With this year´s Innovation Challenge about to start, we interviewed Chiara Chianese, MBA alumna, 2019, who has spent the last 12 months transforming her innovation into final project and then entrepreneur project at the Torero Venture Catalyzer, University of San Diego.
Tell us more about your project. How did the idea start?
On the first day of class, we were told about a very intense week coming up in October and warned that 100% dedication would be expected – Entrepreneurship Week! I had to google the word “entrepreneurship” and I remember thinking gosh, I will be so bored! They asked us to find a problem, think of a solution, create a prototype, test the prototype and present it in four and a half days. I remember thinking, that’s impossible, I have been doing research for years and I have never come up with a good idea! This is never going to happen in a couple of hours! The professor repeatedly mentioned the sentence the pain must be real for your product to be useful. My neurons began to activate. I did have a problem I wanted to address – the pain experienced by infertile patients. I had worked with them for years and I knew how they felt. I also had a number of friends who had experienced the infertility journey and it was heart-breaking. At first, I felt insecure about proposing the idea, until a classmate mentioned his interest in learning more about AI and healthcare, so we teamed up and created FertiLite.
How challenging is it to innovate in the medical sector?
The medical sector is a tough one, because it deals directly with people’s lives. Mistakes are not easily forgiven and rightly so.
The first challenge is to understand the target and the goal you want to achieve. With FertiLite, our ultimate goal is to improve the quality of life for infertile patients.
Innovation in healthcare is also extremely time-consuming and expensive. Governmental policies are an issue, it is crucial to understand the policies regulating IVF treatments in different countries in order to scale the business in compliance with the law.
Last, but not least, the most challenging part of innovation in healthcare is trust. If nobody trusts you, they will be reluctant to use you!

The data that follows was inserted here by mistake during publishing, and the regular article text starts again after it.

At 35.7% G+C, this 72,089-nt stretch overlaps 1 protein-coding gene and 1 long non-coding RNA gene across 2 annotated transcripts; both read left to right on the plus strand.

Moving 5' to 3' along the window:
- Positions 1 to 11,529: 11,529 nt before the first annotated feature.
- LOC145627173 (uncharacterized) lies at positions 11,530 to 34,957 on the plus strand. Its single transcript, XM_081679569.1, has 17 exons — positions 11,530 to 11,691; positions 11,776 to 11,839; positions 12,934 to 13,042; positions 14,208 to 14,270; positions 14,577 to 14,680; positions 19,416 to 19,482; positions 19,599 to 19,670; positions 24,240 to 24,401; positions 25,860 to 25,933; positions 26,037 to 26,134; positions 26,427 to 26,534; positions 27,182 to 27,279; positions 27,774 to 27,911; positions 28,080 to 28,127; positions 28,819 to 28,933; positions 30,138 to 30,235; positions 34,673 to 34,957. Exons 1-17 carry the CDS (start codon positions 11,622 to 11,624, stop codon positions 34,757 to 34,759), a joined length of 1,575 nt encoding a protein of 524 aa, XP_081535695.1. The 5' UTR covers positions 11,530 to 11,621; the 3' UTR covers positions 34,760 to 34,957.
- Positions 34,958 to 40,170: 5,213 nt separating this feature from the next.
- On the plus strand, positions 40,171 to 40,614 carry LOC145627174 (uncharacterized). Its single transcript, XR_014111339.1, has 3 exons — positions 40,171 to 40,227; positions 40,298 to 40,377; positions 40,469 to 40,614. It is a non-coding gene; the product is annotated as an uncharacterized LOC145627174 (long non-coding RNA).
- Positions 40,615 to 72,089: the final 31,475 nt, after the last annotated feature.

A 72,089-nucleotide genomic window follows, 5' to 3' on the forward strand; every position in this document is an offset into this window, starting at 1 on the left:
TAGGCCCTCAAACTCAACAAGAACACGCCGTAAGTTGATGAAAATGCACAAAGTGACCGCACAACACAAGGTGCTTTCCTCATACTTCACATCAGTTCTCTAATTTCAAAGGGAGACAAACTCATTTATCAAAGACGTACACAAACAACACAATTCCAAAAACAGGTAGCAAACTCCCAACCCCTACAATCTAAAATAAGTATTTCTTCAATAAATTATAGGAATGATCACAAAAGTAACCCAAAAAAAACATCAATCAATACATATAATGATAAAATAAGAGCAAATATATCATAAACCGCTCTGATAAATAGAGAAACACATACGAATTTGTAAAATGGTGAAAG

What do you think is the added value of your app?
We aim to deliver value by focusing on the patients. With FertiLite, we want to address a real pain overlooked by both the healthcare system and society. Infertility is not life-threatening, so it tends to be put in a corner. Poorer patient care, less funding for research, fewer solutions. FertLite wants to be part of the infertility ecosystem to help raise awareness among those who are lucky enough not to suffer infertility, because they are also part of the picture.
How do you think your EADA experience gave you the tools to succeed?
The MBA, especially the classmates, the professors, the coach, the all-round experience, awoke my curiosity again, it gave me a sense of purpose and motivation.
The atmosphere at EADA is so relaxed and authentic. The focus is on the learning and on the personal growth of each student. EADA really cares about its students, it is not only about business, primarily it’s about people.
Our project went on to be accepted in the Torero Venture Catalyzer at the University of San Diego, where we were paired with entrepreneurship-specific mentors, and have had the chance to further test our business idea, as well as to explore the US market.
We are very happy with the results achieved so far, not only from an academic standpoint. We presented FertiLite at International conferences and the idea was welcomed and very well received, raising the interest of many professionals and potential investors.